This document contains the Proceedings of the Numerical Modeling for Underground Nuclear Test Monitoring Symposium held in Durango, Colorado on March 23-25, 1993. The symposium was sponsored by the Office of Arms Control and Nonproliferation of the United States Department of Energy and hosted by the Source Region Program of Los Alamos National Laboratory. The purpose of the meeting was to discuss state-of-the-art advances in numerical simulations of nuclear explosion phenomenology for the purpose of test ban monitoring. Another goal of the symposium was to promote discussion between seismologists and explosion source-code calculators. Presentation topics include the following: numerical model fits to data, measurement and characterization of material response models, applications of modeling to monitoring problems, explosion source phenomenology, numerical simulations and seismic sources

  7. A quality assurance program for nuclear power reactor materials tests at the Ford nuclear reactor

    International Nuclear Information System (INIS)

    Burn, R.R.

    1989-01-01

    The University of Michigan Nuclear Reactor Laboratory Quality Assurance Program has been established to assure that materials testing services provided to electric utilities produce accurate results in accordance with industry standards, sound engineering practice, and customer requirements. The program was prepared to comply with applicable requirements of 10CFR50, Appendix B, of the Code of Federal Regulations and a standard of the American National Standards Institute (ANSI), N45.2. The paper discusses the quality assurance program applicability, organization, qualification and training of personnel, material identification and control, examination and testing, measuring and test equipment, nonconforming test equipment, records, audits, and distribution

  8. Nuclear-physical methods in macro- and microanalytical investigations of contamination with radionuclides at Semipalatinsk Nuclear Test Site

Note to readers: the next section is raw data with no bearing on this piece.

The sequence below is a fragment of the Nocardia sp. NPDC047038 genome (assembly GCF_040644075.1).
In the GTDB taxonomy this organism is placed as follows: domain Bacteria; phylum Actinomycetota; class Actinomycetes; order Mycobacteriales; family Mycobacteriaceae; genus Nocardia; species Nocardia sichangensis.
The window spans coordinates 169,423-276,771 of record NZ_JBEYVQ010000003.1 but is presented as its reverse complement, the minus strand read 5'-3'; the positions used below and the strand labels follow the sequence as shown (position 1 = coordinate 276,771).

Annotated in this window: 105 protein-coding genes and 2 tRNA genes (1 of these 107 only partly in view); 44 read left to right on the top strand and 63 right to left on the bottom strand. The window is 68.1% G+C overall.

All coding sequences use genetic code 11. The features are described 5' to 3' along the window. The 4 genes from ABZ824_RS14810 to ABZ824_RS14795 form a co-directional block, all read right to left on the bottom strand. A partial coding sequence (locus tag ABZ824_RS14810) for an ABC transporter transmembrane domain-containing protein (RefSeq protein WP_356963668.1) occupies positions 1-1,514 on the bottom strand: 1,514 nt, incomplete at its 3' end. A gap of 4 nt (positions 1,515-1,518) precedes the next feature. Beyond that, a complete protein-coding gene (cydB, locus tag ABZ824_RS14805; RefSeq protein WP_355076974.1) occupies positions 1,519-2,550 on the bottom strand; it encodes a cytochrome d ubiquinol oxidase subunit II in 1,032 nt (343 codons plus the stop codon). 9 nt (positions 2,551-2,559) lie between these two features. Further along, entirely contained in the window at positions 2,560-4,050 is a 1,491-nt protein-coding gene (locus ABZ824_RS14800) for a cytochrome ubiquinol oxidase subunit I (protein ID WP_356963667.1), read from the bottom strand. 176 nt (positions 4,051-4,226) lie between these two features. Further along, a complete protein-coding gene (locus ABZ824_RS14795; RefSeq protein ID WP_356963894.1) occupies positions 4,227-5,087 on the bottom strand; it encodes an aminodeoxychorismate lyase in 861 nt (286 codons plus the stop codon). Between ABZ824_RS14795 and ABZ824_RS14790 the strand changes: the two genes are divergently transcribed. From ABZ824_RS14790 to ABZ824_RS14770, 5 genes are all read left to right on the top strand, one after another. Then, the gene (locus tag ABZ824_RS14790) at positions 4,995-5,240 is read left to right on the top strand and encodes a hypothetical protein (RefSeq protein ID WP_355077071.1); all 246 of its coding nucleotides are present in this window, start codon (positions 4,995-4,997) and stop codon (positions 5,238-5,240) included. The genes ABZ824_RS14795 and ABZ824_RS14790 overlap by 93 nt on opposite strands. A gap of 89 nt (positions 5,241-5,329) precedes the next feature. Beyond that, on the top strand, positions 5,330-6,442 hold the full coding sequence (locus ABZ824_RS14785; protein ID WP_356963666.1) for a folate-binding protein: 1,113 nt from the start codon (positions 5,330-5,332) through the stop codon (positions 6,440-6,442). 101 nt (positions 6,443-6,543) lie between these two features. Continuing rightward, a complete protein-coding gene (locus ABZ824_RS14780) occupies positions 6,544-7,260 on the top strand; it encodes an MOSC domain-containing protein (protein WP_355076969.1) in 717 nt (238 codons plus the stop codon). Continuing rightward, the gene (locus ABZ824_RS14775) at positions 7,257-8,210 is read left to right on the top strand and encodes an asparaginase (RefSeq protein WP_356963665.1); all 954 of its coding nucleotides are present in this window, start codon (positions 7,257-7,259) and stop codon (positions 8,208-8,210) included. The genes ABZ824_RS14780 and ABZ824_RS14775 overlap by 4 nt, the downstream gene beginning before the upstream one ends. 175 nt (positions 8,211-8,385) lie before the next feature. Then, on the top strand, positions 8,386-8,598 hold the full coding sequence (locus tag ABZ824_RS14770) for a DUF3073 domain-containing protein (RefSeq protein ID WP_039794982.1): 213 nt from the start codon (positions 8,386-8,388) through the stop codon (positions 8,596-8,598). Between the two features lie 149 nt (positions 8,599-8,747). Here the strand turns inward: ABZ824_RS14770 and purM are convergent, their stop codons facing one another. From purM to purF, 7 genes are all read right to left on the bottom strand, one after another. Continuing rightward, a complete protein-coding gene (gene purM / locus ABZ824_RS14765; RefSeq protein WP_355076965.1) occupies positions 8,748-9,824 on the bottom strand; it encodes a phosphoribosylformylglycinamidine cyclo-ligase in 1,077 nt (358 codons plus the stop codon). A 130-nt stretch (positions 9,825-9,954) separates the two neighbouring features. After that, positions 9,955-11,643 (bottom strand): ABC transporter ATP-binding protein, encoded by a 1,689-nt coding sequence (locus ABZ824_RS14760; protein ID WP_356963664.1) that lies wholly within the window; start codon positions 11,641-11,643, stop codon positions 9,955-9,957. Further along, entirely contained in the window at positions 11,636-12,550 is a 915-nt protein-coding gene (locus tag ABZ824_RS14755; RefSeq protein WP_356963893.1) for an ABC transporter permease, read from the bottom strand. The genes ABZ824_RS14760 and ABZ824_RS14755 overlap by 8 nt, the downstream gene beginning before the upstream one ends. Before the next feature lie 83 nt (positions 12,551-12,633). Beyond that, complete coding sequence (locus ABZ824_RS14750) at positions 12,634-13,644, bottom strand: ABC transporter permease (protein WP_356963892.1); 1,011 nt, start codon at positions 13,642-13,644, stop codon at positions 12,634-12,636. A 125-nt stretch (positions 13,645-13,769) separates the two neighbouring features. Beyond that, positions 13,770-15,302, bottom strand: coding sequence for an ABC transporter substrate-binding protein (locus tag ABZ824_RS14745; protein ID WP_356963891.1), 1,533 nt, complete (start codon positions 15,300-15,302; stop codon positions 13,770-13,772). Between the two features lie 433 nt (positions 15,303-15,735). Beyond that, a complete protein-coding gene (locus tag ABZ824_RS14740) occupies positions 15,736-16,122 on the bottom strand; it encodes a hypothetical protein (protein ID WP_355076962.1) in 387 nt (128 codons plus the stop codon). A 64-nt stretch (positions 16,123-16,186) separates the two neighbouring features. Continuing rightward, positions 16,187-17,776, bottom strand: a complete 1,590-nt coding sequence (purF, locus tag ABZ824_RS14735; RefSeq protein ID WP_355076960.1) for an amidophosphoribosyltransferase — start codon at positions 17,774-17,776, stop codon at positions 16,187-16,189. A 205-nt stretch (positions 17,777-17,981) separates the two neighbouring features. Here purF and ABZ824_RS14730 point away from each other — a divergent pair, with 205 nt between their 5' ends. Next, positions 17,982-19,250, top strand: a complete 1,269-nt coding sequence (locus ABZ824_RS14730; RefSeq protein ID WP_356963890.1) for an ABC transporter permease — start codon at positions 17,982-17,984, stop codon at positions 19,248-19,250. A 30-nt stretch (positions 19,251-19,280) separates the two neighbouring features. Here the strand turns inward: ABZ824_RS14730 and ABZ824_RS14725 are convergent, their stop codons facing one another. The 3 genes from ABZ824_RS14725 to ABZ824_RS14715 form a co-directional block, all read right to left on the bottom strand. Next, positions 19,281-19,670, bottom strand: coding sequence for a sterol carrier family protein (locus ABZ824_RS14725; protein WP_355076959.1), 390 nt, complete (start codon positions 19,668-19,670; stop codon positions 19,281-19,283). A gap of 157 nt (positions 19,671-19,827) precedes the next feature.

International Nuclear Information System (INIS)

    Solodukhin, V.P.

    2005-01-01

    A complex of nuclear-physical methods developed in the Institute of Nuclear Physics of Kazakhstan National Nuclear Center for the investigations of the rate, character and peculiarities of contamination with radionuclides of the Semipalatinsk Nuclear Test Site (SNTS) is presented. The developed method combines both macroinvestigations (radionuclide analysis, NAA, XRFA, ESR- and NGR-spectroscopy) and microinvestigations (MS, micro-PIXE, electron microscopy). The results of the investigations at the main SNTS test sites 'Opytnoye pole' and 'Degelen' are presented. (author)

  9. Letter Report: Contaminant Boundary at the Shoal Underground Nuclear Test

    International Nuclear Information System (INIS)

    Greg Pohll; Karl Pohlmann

    2004-01-01

    As part of the corrective action strategy reached between the U.S. Department of Energy and the State of Nevada, the extent and potential impact of radionuclide contamination of groundwater at underground nuclear test locations must be addressed. This report provides the contaminant boundary for the Project Shoal Site, based on the groundwater flow and transport model for the site, by Pohlmann (and others)

  10. Quantitative tests of pion physics in simple nuclear systems